Long Island parents who have a child with disabilities will undoubtedly understand that challenges might arise in school. Some, however, are more serious than others and can lead to various disciplinary steps. For some, the school might remove the child to an Interim Alternative Educational Setting (IAES). While there are certain behaviors that can result in suspensions of five days, 10 days or outright removal, some activities are taken more seriously. Parents should know what can happen if the child is accused of violence, weapons or drugs.
Potentially dangerous acts
If the removal is due to potentially dangerous acts like causing serious bodily injury, bringing weapons to school, being in possession of illegal drugs or controlled substances, it is imperative for the parents to understand how the New York State Education Department handles these situations, their rights and how to protect their child.
The discipline can come about if the student has inflicted serious bodily injury resulting in serious physical pain, disfigurement, some form of impairment or a risk of death at the school, while at a school event or on school premises. Brining a weapon such as a gun or a knife in these same locations can also warrant this form of discipline. Regarding drugs, if the student uses, sells or solicits its sale, this type of discipline can be given.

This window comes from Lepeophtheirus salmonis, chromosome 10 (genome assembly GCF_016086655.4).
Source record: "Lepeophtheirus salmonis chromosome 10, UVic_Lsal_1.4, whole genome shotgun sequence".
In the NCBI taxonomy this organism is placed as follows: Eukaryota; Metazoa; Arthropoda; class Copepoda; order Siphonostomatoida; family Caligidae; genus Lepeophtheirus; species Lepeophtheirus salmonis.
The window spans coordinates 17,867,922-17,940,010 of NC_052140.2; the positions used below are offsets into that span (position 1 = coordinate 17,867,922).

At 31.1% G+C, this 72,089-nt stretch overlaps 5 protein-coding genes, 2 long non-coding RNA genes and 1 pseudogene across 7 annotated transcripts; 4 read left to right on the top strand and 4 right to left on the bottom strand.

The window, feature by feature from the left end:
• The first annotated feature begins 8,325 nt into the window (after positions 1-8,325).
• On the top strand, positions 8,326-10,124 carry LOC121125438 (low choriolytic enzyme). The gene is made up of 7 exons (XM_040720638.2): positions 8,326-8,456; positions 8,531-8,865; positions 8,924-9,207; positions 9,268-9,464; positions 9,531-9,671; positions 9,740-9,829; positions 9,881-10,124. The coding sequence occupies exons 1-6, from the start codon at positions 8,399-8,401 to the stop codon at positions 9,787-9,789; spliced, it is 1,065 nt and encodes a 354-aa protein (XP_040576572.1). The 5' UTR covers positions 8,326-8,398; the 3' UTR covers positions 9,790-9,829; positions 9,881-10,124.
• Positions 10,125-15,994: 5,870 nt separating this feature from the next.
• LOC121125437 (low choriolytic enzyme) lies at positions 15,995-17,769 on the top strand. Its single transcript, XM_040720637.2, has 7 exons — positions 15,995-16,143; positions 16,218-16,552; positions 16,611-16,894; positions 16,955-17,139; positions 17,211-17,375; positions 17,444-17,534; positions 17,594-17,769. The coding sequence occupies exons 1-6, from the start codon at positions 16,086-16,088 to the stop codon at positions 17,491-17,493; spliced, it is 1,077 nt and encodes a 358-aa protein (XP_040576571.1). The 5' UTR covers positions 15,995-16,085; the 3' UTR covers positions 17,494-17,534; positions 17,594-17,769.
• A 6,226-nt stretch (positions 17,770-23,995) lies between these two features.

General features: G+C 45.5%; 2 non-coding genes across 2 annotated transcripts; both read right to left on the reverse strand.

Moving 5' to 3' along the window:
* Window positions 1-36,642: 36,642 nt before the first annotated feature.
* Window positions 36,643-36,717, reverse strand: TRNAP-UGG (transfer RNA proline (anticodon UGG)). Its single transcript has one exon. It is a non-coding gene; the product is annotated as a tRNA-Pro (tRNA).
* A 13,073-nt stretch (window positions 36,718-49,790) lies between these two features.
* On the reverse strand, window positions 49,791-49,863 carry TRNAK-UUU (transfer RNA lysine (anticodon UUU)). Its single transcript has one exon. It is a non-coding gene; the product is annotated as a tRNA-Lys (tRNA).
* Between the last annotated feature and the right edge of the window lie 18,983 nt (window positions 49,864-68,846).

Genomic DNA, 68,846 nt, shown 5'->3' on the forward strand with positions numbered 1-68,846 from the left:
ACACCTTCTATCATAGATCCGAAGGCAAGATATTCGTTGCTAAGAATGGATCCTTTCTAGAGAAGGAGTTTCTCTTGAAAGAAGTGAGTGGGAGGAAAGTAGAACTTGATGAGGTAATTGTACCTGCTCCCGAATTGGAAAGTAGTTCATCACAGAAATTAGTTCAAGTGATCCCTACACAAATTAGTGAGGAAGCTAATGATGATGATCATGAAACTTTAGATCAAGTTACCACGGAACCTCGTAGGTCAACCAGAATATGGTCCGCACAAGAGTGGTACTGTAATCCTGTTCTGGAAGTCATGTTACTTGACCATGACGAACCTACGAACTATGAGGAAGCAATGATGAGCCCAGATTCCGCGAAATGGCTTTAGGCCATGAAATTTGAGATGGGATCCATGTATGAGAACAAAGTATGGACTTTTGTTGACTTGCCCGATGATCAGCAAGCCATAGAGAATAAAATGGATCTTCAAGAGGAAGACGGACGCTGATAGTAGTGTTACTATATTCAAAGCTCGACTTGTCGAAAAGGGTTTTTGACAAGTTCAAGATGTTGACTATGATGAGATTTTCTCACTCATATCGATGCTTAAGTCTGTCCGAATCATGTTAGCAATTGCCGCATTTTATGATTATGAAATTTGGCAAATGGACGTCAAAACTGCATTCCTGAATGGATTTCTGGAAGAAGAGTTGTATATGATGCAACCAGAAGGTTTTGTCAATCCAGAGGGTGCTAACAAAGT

In these cases, the superintendent can receive a recommendation from a hearing officer or can decide on their own to place the student in an IAES deemed appropriate for them. It can last for up to 45 school days, but not go beyond the duration of the suspension the superintendent ordered. The student with a disability cannot receive a punishment for these violations that would not have been given to a nondisabled student if they did the same thing. The Committee on Special Education will select the IAES.
Parents and students with disabilities have the right to a fair hearing
When a child is alleged to have committed any of these acts and there is a chance of removal to an IAES, the parents should be cognizant of their rights and be protected by those experienced in education law. Often, the case is complex and there might have been other factors that led to the student reacting the way they did. The school might not be assessing the student or the incident fairly. There could be options that might be better than moving the student to another school. To be protected, it is useful to have advice from those who understand New York State school discipline and what can be done to find a workable solution.